Part 4: Proposed amendments and thoughts on the future of UEFA's Financial Fair Play Regulations (FFP)


In this series so far, we have explored UEFA's Financial Fair Play Regulations (FFP) framework, as well as the history and inception of the rules in Part 1

We then delved deeper into the rules and regulations of UEFA's FFP Regulations, as well the Premier League's stance on Profitability and Sustainability in Part 2

Penultimately in Part 3, we turned our focus to the some of the sanctions and punishments that may be implemented when breaches of FFP rules have been upheld. We also included some in depth analysis around how some of the top clubs are successfully using financial amortisation models to spread expenditure and maximise profit over the course of a player's contract. 

Finally, we look to the future and what may be in store for the footballing world, as UEFA and the Premier League deliberate on various new measures. 

The new UEFA financial sustainability rules came into force in June 2022. They are based on three pillars: solvency, stability and cost control. These new rules allow clubs to incur losses of €60m over three years, compared to the previous allowance of €30 million. UEFA's FFP regulations are due to be amended further next year, by implementing rules that restrict clubs to spending a fixed percentage of their revenue per annum on wages, transfers and agent fees. This limit currently stands at 90% in 2023, but will drop to 80% in 2024, before reducing further to 70% from 2025. This is an area to watch carefully, as the Premier League have decided that their own rule alterations will diverge from UEFA's, with its figures being considerably higher. Clubs will also be required to settle overdue payables within specified timeframes.

In addition, given the recent record on spending in the Premier League January transfer window, UEFA are set to implement rules limiting the maximum of length of contracts to 5 years. This will cap the level of amortisation for clubs looking to spread the transfer cost across the duration of a given player's contract, thereby alleviating the 'loophole' above. However, it is believed that any club's current contracts will not be affected by this. The clubs should, therefore, continue to benefit from existing amortisation techniques and allowing it to retain these players, whilst complying with financial rules.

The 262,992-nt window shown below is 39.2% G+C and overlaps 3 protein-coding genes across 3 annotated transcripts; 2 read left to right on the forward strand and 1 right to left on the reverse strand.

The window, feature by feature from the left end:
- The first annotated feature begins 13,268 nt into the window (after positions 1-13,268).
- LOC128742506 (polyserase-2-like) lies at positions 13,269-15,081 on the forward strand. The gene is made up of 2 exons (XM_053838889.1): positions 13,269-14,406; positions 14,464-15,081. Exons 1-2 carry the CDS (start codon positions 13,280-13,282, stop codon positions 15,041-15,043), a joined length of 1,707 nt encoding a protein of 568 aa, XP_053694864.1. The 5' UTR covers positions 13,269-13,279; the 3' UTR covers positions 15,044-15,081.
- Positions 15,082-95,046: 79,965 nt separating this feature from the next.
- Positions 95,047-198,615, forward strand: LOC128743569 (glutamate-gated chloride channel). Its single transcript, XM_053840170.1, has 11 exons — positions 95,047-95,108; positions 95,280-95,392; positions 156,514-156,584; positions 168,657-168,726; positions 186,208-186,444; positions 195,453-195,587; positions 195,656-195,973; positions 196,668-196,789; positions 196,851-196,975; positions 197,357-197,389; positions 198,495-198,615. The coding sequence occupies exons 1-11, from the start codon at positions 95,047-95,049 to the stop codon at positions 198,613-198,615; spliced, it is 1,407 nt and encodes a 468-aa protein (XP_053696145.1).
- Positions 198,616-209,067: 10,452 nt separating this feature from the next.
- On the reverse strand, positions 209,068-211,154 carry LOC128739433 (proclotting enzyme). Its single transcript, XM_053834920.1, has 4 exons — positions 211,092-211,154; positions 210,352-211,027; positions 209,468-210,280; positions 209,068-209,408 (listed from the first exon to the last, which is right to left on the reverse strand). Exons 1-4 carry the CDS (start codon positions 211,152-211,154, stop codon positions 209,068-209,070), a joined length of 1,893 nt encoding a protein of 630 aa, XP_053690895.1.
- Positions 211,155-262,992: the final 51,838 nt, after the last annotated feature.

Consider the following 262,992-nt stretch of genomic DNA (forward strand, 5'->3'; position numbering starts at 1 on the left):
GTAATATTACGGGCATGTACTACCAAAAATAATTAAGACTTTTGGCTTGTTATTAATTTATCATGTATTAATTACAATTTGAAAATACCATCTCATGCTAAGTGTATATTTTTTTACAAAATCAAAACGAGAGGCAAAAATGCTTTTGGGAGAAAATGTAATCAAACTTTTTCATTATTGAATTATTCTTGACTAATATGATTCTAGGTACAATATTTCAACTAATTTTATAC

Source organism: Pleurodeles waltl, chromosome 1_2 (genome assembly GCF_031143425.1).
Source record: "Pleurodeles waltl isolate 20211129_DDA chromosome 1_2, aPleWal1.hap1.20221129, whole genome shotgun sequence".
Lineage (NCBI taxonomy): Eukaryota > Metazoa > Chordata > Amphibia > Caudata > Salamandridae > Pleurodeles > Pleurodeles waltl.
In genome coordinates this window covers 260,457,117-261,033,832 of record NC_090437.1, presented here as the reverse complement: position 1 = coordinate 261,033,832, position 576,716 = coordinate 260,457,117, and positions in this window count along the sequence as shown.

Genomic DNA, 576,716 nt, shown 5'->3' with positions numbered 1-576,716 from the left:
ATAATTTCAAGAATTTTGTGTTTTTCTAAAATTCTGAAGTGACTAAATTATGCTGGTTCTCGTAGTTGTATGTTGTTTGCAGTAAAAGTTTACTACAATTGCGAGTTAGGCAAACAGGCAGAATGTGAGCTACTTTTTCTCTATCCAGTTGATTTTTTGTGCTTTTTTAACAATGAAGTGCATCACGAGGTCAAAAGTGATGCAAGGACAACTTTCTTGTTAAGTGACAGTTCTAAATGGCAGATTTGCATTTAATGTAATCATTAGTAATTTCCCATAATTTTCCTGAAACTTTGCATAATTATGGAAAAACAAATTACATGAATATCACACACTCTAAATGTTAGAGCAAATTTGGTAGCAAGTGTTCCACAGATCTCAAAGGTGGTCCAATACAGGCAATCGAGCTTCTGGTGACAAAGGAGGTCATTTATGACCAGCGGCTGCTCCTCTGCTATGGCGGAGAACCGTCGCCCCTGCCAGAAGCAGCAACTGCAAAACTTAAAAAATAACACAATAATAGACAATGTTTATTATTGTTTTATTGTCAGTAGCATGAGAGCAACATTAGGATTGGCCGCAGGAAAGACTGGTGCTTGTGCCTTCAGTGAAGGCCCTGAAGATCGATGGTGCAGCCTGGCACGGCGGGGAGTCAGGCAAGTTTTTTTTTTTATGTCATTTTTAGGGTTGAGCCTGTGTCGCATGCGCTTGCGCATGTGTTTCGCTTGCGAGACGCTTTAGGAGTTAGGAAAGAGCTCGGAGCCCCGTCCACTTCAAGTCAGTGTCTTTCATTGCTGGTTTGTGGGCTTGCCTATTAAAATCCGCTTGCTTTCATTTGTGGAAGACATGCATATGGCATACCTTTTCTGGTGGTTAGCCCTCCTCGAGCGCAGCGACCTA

Measures being implemented in England

A new independent football regulator is set to be formed via the statutory medium, which will have the power to vet and scrutinise clubs on their finances and behaviour. Against the backdrop of the Premier League's charges against Manchester City, as well as the turmoil that ensued in the footballing world shortly after the announcement of the European Super League, the new body's purpose will be to promote financial sustainability and sound corporate governance models.

The government's publication of the White Paper on football has also put in place the road that will pave the way toward a new dimension of footballing regulation. These recommendations comes off the back of the Fan-Led Review of Football Governance, dating back to late 2021. Going forward, club owners and executive directors will be subject to new tests and “stronger due diligence” on their sources of wealth.

Concluding thoughts

It is evident that FFP rules work for big and small clubs in different ways. In the case of wealthy clubs, in theory at least, it promotes competition by ensuring that teams don't acquire players at any price, in order to achieve short term success on the pitch. For smaller clubs, it allows them to protect themselves financially, so that there are no more instances of teams such as Leeds United and Burton Albion, falling into administration.

There are however many loopholes that have and are continuing to be exploited, especially by clubs with bigger spending power via their revenue, whether real or as some would have it confected, as well as clubs that have wealthy ownership consortiums willing to write off debt and make up financial differences on the books. It remains to be seen how UEFA, FIFA and the Premier League will collectively respond to these loopholes and whether 'trickle down' economics should be reconsidered as an achievable objective for these leagues. 

Perhaps the new independent regulatory body is the answer, which will aim to promote financial sustainability and redistribute the lop-sided financial wealth of the Premier League across the top 3 divisions of English football.

Regardless, the governing bodies owe it to the “Beautiful Game” to make the system work and the stakes have never been higher. 

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The new UEFA financial sustainability rules came into force in June 2022. They were based on three pillars: solvency, stability and cost control. In our final part of the series; we consider how these rules have bedded in along with proposed future changes to FFP.

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